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Communities, evaluation and being the first follower

Meetups are brilliant. Come along!

Part of my role this year is to help build a business intelligence community in Wellington. I'm naturally people focused and love organising events so this is perfect for me - communities really are all about the people and what they can achieve together.

Building a BI community benefits OptimalBI by growing our network - if we know more people, more people know about us and we have more opportunities to get work. Building a BI community benefits the community because it creates the opportunity to learn new things, pass on your knowledge to others and to meet new people - share, grow and network.

It's not what you know, but who you know. Well, actually - it's both!

As a side note, my lovely colleague Jack Prichard (check him out on Twitter and LinkedIn) is building an online community, he's written some blogs on that subject.

One of the ways we're building the community is by running a Meetup group who get together every two months and six months in, it's evaluation time!

Marketing & Promotion - We used word of mouth to spread the word to our contacts, enabled the right tags in Meetup.com to help us reach those who had also selected the same tags, promoted on LinkedIn and Twitter, told our partners, vendors and customers and in turn increased our network and got people excited about the meetup group.

Topics & Speakers - It's always difficult to start something new. OptimalBI didn't want to be seen as having this as a 'blow our own trumpet' exercise, but rather as the enabler/organiser. Therefore it is important to use speakers from within the community itself and have topic suggestions from the same. We've had presenters from various backgrounds, topics ranging from data collection in the beekeeping and honey industry, data visualisation tools, to cloud based integration, we've heard from a new player on the market and run a hands on problem solving workshop. Speakers are starting to volunteer rather than me having to pester people or call in favours. We have a big list of topic ideas generated by the question asked when you sign up to the group but need to find willing speakers to talk about those ideas specifically.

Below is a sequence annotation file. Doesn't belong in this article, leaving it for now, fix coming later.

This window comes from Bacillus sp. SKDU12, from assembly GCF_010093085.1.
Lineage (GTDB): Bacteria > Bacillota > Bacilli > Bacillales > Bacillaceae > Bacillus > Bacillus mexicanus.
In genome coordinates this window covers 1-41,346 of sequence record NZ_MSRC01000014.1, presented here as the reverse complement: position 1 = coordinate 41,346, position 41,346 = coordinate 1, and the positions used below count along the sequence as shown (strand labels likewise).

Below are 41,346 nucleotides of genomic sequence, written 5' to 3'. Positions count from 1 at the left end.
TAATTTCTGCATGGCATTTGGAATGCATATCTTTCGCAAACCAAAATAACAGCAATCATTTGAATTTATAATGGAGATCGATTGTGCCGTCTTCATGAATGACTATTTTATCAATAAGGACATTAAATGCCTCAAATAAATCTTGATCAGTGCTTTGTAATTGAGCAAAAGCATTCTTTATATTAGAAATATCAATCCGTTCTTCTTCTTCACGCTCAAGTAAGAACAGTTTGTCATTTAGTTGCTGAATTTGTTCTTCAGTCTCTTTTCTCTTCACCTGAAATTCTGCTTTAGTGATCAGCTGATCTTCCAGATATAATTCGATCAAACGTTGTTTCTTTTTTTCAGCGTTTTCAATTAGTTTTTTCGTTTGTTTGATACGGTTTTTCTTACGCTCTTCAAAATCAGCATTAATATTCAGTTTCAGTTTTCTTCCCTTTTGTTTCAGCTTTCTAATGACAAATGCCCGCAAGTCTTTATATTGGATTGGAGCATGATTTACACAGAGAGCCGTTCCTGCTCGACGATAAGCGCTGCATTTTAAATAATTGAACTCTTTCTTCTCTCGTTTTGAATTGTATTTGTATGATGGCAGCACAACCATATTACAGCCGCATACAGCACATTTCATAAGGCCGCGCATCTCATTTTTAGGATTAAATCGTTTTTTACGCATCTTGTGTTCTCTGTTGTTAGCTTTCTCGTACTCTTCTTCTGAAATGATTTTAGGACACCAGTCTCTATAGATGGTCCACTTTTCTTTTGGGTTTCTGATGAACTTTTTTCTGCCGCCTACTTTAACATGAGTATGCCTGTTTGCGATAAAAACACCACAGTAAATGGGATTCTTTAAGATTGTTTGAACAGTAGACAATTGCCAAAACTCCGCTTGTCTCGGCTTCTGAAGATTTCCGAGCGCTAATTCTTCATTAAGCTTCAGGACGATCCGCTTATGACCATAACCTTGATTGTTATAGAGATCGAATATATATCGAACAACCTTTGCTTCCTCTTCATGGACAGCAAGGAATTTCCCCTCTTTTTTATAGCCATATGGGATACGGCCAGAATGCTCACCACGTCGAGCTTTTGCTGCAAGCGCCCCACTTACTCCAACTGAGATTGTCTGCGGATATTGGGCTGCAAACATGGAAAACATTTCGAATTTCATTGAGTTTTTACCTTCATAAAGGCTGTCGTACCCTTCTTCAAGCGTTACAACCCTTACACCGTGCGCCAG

Attendance - Our original goal was to have 25 people attend one meetup in the first six months. This was blown out of the water on the first go - when we had 39 people show up, so many that we had to move from our meeting room in to the open plan space in our office and reshuffle desks around (not a bad thing at all!). I was shocked and enthused, we had obviously cracked on to something amazing! Our second meetup had fewer people in attendance with 25 and it was difficult to hide my disappointment even though this was our original goal. The third time wasn't so lucky - despite responding to demand and running a hands on workshop/challenge we had a total of 20, 9 from OptimalBI (thanks team, the highest turnout from us so far), 2 from Common Ledger and 9 keen beaners - some new, some old hands. It would be fair to say that my initial excitement has waned and I am concerned that if we don't get attendance back up, running this group won't be seen as a valuable part of my job and momentum will stop.

Gut feel - The group has 92 members. There is a demand for an event like this. People do achieve the goals of the group when they attend - they share, grow and network. So many events like this get to the stage we're at and give up, but the successful ones dig on in, keep trying new things, are constantly evaluating and responding to feedback, display agility and persistence. It would be a huge shame to give up now, sure it's been six months but it's only been 3 meetups and we have a fourth scheduled in August.

Overall, it's up to the community itself. You need to be an active member, not just sitting on the edges enjoying everyone else's hard work. If you don't speak up how will we know what your needs are? If you're not the first follower, how will we know that you're on to a good thing? The Wellington's all about BI meetup is a good thing; get up and dance!!

~ Bronnie